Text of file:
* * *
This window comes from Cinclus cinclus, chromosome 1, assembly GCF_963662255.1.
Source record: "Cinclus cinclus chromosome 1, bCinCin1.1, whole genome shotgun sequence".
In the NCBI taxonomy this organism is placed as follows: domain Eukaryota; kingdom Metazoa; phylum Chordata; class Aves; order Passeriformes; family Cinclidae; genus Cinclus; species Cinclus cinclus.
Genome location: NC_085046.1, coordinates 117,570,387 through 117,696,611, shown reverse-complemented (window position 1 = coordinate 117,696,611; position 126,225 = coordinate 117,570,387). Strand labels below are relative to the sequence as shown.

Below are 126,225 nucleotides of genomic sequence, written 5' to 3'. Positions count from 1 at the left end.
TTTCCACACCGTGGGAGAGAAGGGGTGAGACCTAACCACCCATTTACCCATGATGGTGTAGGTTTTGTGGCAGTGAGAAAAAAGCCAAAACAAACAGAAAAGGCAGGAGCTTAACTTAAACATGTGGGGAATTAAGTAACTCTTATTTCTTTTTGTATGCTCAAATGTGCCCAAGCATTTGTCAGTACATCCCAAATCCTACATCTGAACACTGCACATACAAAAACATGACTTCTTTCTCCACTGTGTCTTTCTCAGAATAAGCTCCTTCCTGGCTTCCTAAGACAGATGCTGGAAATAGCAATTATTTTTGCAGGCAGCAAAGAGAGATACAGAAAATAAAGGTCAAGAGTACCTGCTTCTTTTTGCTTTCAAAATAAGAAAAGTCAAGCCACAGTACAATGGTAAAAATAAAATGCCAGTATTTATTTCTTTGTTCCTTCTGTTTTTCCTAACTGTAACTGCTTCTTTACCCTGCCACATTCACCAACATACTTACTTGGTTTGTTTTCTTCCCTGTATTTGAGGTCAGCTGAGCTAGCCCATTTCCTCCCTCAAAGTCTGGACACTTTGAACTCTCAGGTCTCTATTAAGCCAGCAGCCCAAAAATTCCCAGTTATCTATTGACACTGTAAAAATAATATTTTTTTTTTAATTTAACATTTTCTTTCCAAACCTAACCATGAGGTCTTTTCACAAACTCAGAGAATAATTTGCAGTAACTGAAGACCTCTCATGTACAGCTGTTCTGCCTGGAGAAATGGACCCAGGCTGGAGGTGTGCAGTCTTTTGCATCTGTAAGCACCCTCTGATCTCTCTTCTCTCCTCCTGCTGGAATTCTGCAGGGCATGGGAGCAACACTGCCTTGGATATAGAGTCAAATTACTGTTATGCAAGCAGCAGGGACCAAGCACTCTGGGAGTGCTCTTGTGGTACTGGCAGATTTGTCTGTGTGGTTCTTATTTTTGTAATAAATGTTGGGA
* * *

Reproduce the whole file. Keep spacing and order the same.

This window comes from Cinclus cinclus, chromosome 1, assembly GCF_963662255.1.
Source record: "Cinclus cinclus chromosome 1, bCinCin1.1, whole genome shotgun sequence".
In the NCBI taxonomy this organism is placed as follows: domain Eukaryota; kingdom Metazoa; phylum Chordata; class Aves; order Passeriformes; family Cinclidae; genus Cinclus; species Cinclus cinclus.
Genome location: NC_085046.1, coordinates 117,570,387 through 117,696,611, shown reverse-complemented (window position 1 = coordinate 117,696,611; position 126,225 = coordinate 117,570,387). Strand labels below are relative to the sequence as shown.

Below are 126,225 nucleotides of genomic sequence, written 5' to 3'. Positions count from 1 at the left end.
TTTCCACACCGTGGGAGAGAAGGGGTGAGACCTAACCACCCATTTACCCATGATGGTGTAGGTTTTGTGGCAGTGAGAAAAAAGCCAAAACAAACAGAAAAGGCAGGAGCTTAACTTAAACATGTGGGGAATTAAGTAACTCTTATTTCTTTTTGTATGCTCAAATGTGCCCAAGCATTTGTCAGTACATCCCAAATCCTACATCTGAACACTGCACATACAAAAACATGACTTCTTTCTCCACTGTGTCTTTCTCAGAATAAGCTCCTTCCTGGCTTCCTAAGACAGATGCTGGAAATAGCAATTATTTTTGCAGGCAGCAAAGAGAGATACAGAAAATAAAGGTCAAGAGTACCTGCTTCTTTTTGCTTTCAAAATAAGAAAAGTCAAGCCACAGTACAATGGTAAAAATAAAATGCCAGTATTTATTTCTTTGTTCCTTCTGTTTTTCCTAACTGTAACTGCTTCTTTACCCTGCCACATTCACCAACATACTTACTTGGTTTGTTTTCTTCCCTGTATTTGAGGTCAGCTGAGCTAGCCCATTTCCTCCCTCAAAGTCTGGACACTTTGAACTCTCAGGTCTCTATTAAGCCAGCAGCCCAAAAATTCCCAGTTATCTATTGACACTGTAAAAATAATATTTTTTTTTTAATTTAACATTTTCTTTCCAAACCTAACCATGAGGTCTTTTCACAAACTCAGAGAATAATTTGCAGTAACTGAAGACCTCTCATGTACAGCTGTTCTGCCTGGAGAAATGGACCCAGGCTGGAGGTGTGCAGTCTTTTGCATCTGTAAGCACCCTCTGATCTCTCTTCTCTCCTCCTGCTGGAATTCTGCAGGGCATGGGAGCAACACTGCCTTGGATATAGAGTCAAATTACTGTTATGCAAGCAGCAGGGACCAAGCACTCTGGGAGTGCTCTTGTGGTACTGGCAGATTTGTCTGTGTGGTTCTTATTTTTGTAATAAATGTTGGGA